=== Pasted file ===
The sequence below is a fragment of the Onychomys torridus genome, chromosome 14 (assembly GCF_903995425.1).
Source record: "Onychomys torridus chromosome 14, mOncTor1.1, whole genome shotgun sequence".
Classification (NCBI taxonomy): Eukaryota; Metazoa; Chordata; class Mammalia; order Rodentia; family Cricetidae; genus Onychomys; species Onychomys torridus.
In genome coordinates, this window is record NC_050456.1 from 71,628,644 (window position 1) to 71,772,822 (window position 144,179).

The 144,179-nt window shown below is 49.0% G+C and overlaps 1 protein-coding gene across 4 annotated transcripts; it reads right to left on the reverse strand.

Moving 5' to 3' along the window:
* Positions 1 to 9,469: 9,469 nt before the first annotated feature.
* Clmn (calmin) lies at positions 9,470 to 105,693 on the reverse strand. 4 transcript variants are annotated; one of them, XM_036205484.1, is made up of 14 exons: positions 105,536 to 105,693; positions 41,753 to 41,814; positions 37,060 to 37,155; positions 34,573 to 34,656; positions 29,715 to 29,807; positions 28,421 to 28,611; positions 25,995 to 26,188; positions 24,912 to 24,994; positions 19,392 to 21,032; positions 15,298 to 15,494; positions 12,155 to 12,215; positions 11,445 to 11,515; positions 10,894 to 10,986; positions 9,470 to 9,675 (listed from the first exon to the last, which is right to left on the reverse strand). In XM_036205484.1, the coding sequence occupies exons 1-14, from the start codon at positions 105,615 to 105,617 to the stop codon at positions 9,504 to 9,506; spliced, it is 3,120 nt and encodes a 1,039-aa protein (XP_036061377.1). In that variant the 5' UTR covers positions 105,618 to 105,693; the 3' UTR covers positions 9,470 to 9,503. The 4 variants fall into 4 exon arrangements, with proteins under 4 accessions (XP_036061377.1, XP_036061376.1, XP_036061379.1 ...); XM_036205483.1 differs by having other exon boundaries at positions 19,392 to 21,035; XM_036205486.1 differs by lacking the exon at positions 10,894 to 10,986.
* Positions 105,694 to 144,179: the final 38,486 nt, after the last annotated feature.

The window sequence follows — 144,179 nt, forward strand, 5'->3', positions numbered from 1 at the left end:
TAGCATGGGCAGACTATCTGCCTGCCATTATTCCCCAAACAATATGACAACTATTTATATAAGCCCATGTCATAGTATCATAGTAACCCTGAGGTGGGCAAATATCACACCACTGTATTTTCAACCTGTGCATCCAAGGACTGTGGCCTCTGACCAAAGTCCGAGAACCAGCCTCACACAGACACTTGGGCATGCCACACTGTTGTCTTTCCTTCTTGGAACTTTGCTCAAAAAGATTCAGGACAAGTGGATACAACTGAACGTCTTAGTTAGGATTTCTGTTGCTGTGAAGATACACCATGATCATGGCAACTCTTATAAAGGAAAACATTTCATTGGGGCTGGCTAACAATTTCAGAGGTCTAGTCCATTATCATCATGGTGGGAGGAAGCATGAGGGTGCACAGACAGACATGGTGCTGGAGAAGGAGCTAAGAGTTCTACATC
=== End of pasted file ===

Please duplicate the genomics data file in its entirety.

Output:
The sequence below is a fragment of the Onychomys torridus genome, chromosome 14 (assembly GCF_903995425.1).
Source record: "Onychomys torridus chromosome 14, mOncTor1.1, whole genome shotgun sequence".
Classification (NCBI taxonomy): Eukaryota; Metazoa; Chordata; class Mammalia; order Rodentia; family Cricetidae; genus Onychomys; species Onychomys torridus.
In genome coordinates, this window is record NC_050456.1 from 71,628,644 (window position 1) to 71,772,822 (window position 144,179).

The 144,179-nt window shown below is 49.0% G+C and overlaps 1 protein-coding gene across 4 annotated transcripts; it reads right to left on the reverse strand.

Moving 5' to 3' along the window:
* Positions 1 to 9,469: 9,469 nt before the first annotated feature.
* Clmn (calmin) lies at positions 9,470 to 105,693 on the reverse strand. 4 transcript variants are annotated; one of them, XM_036205484.1, is made up of 14 exons: positions 105,536 to 105,693; positions 41,753 to 41,814; positions 37,060 to 37,155; positions 34,573 to 34,656; positions 29,715 to 29,807; positions 28,421 to 28,611; positions 25,995 to 26,188; positions 24,912 to 24,994; positions 19,392 to 21,032; positions 15,298 to 15,494; positions 12,155 to 12,215; positions 11,445 to 11,515; positions 10,894 to 10,986; positions 9,470 to 9,675 (listed from the first exon to the last, which is right to left on the reverse strand). In XM_036205484.1, the coding sequence occupies exons 1-14, from the start codon at positions 105,615 to 105,617 to the stop codon at positions 9,504 to 9,506; spliced, it is 3,120 nt and encodes a 1,039-aa protein (XP_036061377.1). In that variant the 5' UTR covers positions 105,618 to 105,693; the 3' UTR covers positions 9,470 to 9,503. The 4 variants fall into 4 exon arrangements, with proteins under 4 accessions (XP_036061377.1, XP_036061376.1, XP_036061379.1 ...); XM_036205483.1 differs by having other exon boundaries at positions 19,392 to 21,035; XM_036205486.1 differs by lacking the exon at positions 10,894 to 10,986.
* Positions 105,694 to 144,179: the final 38,486 nt, after the last annotated feature.

The window sequence follows — 144,179 nt, forward strand, 5'->3', positions numbered from 1 at the left end:
TAGCATGGGCAGACTATCTGCCTGCCATTATTCCCCAAACAATATGACAACTATTTATATAAGCCCATGTCATAGTATCATAGTAACCCTGAGGTGGGCAAATATCACACCACTGTATTTTCAACCTGTGCATCCAAGGACTGTGGCCTCTGACCAAAGTCCGAGAACCAGCCTCACACAGACACTTGGGCATGCCACACTGTTGTCTTTCCTTCTTGGAACTTTGCTCAAAAAGATTCAGGACAAGTGGATACAACTGAACGTCTTAGTTAGGATTTCTGTTGCTGTGAAGATACACCATGATCATGGCAACTCTTATAAAGGAAAACATTTCATTGGGGCTGGCTAACAATTTCAGAGGTCTAGTCCATTATCATCATGGTGGGAGGAAGCATGAGGGTGCACAGACAGACATGGTGCTGGAGAAGGAGCTAAGAGTTCTACATC